I’ve had my heart broken many times by the suffering that I’ve seen in Honduras, but this last trip it was crushed by a little girl who lived at the dump. Probably a dump kid all her life, she only knew a life of hunger, garbage and suffering.
The dump is a dark place. Life as a dump child is harder than any of us could ever imagine. They have to pick through rotten garbage for food, search for shelter and drinkable water, and God only knows what goes on out there after dark.
While our group was feeding the hungry dump people, I had walked off by myself and saw her lying on a pile of garbage. She couldn’t have been more than 5 or 6 years old. Her head on a piece of cardboard while the rest of her laid in the dirt.
I knew immediately she was sick. You could see it in her brown eyes. She lay there shaking from chills, and then she rolled over and threw up. What bothered me the most was that she was all alone. Nobody was with her. Didn’t she have family? Where were her parents? Did she even have parents?
I felt absolutely helpless.
Not wanting to scare her, I was reluctant to even approach her. I so wanted to speak her language, but I couldn’t. I wanted to pick her up and hold her tight. I wanted to stroke her hair and tell her it was going to be okay. I wanted to take her to get help. To be honest, I wanted to just take her home, but I couldn’t do any of these things.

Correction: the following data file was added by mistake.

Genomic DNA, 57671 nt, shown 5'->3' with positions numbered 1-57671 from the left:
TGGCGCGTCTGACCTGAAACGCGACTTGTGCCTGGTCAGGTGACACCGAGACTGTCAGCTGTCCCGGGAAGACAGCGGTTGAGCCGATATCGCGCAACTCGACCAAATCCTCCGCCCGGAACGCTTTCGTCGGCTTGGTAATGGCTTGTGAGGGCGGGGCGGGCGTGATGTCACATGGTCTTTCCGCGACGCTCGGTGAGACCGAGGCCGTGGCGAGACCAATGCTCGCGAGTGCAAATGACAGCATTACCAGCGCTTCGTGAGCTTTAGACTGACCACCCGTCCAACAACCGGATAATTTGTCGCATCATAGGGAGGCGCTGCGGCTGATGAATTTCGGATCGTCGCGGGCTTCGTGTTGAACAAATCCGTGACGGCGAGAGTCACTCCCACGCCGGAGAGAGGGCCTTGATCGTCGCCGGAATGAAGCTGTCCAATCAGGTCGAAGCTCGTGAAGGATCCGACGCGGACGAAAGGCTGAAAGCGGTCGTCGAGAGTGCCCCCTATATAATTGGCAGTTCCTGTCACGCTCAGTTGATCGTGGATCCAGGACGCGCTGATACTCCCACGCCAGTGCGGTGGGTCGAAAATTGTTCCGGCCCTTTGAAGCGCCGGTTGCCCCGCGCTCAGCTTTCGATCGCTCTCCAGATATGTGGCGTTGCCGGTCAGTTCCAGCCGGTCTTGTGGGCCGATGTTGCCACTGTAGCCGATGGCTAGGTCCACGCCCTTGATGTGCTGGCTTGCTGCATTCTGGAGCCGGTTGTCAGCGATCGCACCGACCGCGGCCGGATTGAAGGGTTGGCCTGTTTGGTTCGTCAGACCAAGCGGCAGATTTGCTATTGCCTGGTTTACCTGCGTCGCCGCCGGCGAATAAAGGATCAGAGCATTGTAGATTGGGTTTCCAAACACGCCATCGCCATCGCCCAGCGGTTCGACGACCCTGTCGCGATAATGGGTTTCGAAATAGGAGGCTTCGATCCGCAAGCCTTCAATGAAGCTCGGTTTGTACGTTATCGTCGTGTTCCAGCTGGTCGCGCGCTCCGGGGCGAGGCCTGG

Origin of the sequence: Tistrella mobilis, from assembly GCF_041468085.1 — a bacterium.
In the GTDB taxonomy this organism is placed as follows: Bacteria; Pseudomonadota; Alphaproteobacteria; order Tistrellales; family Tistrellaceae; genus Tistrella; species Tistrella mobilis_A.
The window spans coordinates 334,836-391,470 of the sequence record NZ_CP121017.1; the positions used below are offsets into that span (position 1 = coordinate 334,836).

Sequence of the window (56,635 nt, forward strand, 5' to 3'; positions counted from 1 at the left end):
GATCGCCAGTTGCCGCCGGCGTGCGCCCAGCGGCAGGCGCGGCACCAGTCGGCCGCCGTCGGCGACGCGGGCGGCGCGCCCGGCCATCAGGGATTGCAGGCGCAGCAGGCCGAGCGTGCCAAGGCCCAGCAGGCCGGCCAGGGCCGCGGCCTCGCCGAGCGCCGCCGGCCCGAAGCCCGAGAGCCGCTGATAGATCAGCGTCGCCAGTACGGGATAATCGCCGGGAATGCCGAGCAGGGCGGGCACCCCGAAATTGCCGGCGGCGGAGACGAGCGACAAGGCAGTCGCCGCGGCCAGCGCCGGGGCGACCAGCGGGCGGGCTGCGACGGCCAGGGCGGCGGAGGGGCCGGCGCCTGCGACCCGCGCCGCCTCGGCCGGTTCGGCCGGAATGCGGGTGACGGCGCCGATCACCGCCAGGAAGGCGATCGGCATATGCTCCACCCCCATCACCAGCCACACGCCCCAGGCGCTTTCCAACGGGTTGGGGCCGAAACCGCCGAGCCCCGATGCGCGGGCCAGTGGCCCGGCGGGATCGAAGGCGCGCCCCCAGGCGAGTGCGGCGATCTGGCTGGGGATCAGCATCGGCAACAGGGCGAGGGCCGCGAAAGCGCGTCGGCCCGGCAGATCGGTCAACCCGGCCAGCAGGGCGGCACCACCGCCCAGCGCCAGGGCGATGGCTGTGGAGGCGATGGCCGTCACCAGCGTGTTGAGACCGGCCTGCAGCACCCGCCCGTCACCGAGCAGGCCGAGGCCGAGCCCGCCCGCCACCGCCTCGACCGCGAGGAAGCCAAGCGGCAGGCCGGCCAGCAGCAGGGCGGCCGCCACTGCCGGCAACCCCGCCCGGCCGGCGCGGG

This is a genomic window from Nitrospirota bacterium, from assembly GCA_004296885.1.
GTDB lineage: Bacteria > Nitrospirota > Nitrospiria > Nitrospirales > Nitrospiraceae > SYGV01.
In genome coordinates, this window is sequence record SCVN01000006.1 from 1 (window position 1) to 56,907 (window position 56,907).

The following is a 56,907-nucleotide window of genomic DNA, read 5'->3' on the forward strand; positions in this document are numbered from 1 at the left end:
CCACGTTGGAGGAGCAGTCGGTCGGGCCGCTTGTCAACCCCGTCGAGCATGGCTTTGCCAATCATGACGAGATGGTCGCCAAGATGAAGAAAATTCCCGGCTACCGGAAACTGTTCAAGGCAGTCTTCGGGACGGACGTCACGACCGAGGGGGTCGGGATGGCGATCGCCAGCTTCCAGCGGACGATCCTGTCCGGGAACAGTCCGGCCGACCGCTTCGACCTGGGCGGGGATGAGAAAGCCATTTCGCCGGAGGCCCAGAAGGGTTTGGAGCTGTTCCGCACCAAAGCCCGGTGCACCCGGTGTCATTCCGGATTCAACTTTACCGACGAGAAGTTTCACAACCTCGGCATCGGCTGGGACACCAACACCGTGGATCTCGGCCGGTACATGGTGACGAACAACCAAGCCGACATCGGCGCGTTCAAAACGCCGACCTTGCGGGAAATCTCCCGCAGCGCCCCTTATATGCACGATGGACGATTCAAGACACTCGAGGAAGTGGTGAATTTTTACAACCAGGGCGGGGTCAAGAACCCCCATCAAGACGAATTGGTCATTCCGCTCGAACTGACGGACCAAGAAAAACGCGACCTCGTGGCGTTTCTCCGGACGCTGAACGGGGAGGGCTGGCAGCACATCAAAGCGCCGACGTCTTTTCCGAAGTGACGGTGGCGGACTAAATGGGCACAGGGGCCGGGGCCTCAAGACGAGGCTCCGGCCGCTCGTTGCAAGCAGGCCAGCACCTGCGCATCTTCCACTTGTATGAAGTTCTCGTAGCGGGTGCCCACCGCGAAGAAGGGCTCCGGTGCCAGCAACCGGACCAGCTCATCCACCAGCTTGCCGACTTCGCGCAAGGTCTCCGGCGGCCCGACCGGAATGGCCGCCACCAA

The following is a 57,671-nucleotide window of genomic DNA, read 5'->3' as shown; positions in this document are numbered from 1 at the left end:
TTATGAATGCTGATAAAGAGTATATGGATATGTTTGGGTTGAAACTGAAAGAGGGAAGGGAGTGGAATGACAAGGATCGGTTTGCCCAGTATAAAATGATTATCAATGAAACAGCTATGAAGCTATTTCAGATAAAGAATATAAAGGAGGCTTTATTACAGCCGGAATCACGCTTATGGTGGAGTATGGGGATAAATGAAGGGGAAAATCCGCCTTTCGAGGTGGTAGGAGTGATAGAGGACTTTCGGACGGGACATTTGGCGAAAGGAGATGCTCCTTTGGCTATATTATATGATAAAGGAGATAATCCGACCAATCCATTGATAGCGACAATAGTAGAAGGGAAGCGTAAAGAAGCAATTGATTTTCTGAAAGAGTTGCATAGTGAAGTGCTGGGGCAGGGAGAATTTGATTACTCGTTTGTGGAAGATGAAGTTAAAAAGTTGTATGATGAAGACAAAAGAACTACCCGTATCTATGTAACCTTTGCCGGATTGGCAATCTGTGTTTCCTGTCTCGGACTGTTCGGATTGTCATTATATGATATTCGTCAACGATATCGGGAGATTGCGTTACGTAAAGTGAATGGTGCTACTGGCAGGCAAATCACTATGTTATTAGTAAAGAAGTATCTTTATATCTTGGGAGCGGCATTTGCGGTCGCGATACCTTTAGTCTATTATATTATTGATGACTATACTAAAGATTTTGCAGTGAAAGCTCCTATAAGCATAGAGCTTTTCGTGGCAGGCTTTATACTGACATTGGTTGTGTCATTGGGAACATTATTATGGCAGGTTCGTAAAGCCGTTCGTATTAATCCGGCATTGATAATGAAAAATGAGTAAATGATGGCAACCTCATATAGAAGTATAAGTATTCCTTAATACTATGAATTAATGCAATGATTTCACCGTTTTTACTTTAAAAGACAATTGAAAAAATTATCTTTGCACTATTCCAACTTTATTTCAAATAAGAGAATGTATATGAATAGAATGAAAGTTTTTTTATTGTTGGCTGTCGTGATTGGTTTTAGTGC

Not having a clue what I was going to do, I finally decided to slowly walk over to her. She looked up and our eyes made contact. I reached in my pocket and pulled out three pieces of hard candy I had. I reached out my hand and placed them in her very dirty little hand. I smiled at her. She looked at the candy and smiled back at me the best she could.
As I stepped away, I asked God to heal her and not let her suffer. I also asked Him to never let my heart be unmoved by suffering people.
As I sit at home sick today with a rotten head-cold, I can’t seem to get this little girl off my mind. Even though I’m sick, I have the warmth of a home, the comfort of my bed, medicine, a phone to call a doctor and my sweet wife to serve me. I am not all alone, lying in a pile of garbage.
The Tegucigalpa dump is not a place where a child should ever live, much less ever be sick.